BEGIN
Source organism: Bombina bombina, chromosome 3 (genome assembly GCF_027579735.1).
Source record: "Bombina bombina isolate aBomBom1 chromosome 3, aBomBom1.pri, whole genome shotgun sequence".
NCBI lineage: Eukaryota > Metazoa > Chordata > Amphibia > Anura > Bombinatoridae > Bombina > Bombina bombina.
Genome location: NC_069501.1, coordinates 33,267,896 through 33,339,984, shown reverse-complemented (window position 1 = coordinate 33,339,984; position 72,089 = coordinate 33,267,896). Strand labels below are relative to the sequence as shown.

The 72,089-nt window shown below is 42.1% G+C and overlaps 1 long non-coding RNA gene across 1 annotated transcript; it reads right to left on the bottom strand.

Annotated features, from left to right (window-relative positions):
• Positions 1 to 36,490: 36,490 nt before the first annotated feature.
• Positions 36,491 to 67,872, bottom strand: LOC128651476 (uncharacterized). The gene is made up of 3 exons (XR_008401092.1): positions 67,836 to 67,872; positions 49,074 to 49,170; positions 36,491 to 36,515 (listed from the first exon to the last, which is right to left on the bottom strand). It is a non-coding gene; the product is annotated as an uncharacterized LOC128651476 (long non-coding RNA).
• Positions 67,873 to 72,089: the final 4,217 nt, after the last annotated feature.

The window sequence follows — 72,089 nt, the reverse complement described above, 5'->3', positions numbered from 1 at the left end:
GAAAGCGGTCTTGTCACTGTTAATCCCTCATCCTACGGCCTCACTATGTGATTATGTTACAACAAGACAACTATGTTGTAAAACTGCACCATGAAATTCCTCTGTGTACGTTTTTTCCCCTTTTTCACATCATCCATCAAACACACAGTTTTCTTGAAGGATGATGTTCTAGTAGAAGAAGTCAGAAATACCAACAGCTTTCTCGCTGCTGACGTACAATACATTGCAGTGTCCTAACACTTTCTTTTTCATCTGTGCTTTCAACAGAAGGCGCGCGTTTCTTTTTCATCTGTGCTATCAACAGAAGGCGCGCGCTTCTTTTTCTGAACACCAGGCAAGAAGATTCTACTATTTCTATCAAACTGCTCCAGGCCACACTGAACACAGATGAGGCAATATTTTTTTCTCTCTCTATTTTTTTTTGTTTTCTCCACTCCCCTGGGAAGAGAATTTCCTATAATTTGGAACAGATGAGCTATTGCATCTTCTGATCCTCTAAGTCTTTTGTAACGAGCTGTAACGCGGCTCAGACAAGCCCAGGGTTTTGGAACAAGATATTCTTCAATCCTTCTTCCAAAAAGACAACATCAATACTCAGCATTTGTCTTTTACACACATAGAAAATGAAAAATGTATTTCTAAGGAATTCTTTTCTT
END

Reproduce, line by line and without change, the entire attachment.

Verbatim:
Source organism: Bombina bombina, chromosome 3 (genome assembly GCF_027579735.1).
Source record: "Bombina bombina isolate aBomBom1 chromosome 3, aBomBom1.pri, whole genome shotgun sequence".
NCBI lineage: Eukaryota > Metazoa > Chordata > Amphibia > Anura > Bombinatoridae > Bombina > Bombina bombina.
Genome location: NC_069501.1, coordinates 33,267,896 through 33,339,984, shown reverse-complemented (window position 1 = coordinate 33,339,984; position 72,089 = coordinate 33,267,896). Strand labels below are relative to the sequence as shown.

The 72,089-nt window shown below is 42.1% G+C and overlaps 1 long non-coding RNA gene across 1 annotated transcript; it reads right to left on the bottom strand.

Annotated features, from left to right (window-relative positions):
• Positions 1 to 36,490: 36,490 nt before the first annotated feature.
• Positions 36,491 to 67,872, bottom strand: LOC128651476 (uncharacterized). The gene is made up of 3 exons (XR_008401092.1): positions 67,836 to 67,872; positions 49,074 to 49,170; positions 36,491 to 36,515 (listed from the first exon to the last, which is right to left on the bottom strand). It is a non-coding gene; the product is annotated as an uncharacterized LOC128651476 (long non-coding RNA).
• Positions 67,873 to 72,089: the final 4,217 nt, after the last annotated feature.

The window sequence follows — 72,089 nt, the reverse complement described above, 5'->3', positions numbered from 1 at the left end:
GAAAGCGGTCTTGTCACTGTTAATCCCTCATCCTACGGCCTCACTATGTGATTATGTTACAACAAGACAACTATGTTGTAAAACTGCACCATGAAATTCCTCTGTGTACGTTTTTTCCCCTTTTTCACATCATCCATCAAACACACAGTTTTCTTGAAGGATGATGTTCTAGTAGAAGAAGTCAGAAATACCAACAGCTTTCTCGCTGCTGACGTACAATACATTGCAGTGTCCTAACACTTTCTTTTTCATCTGTGCTTTCAACAGAAGGCGCGCGTTTCTTTTTCATCTGTGCTATCAACAGAAGGCGCGCGCTTCTTTTTCTGAACACCAGGCAAGAAGATTCTACTATTTCTATCAAACTGCTCCAGGCCACACTGAACACAGATGAGGCAATATTTTTTTCTCTCTCTATTTTTTTTTGTTTTCTCCACTCCCCTGGGAAGAGAATTTCCTATAATTTGGAACAGATGAGCTATTGCATCTTCTGATCCTCTAAGTCTTTTGTAACGAGCTGTAACGCGGCTCAGACAAGCCCAGGGTTTTGGAACAAGATATTCTTCAATCCTTCTTCCAAAAAGACAACATCAATACTCAGCATTTGTCTTTTACACACATAGAAAATGAAAAATGTATTTCTAAGGAATTCTTTTCTT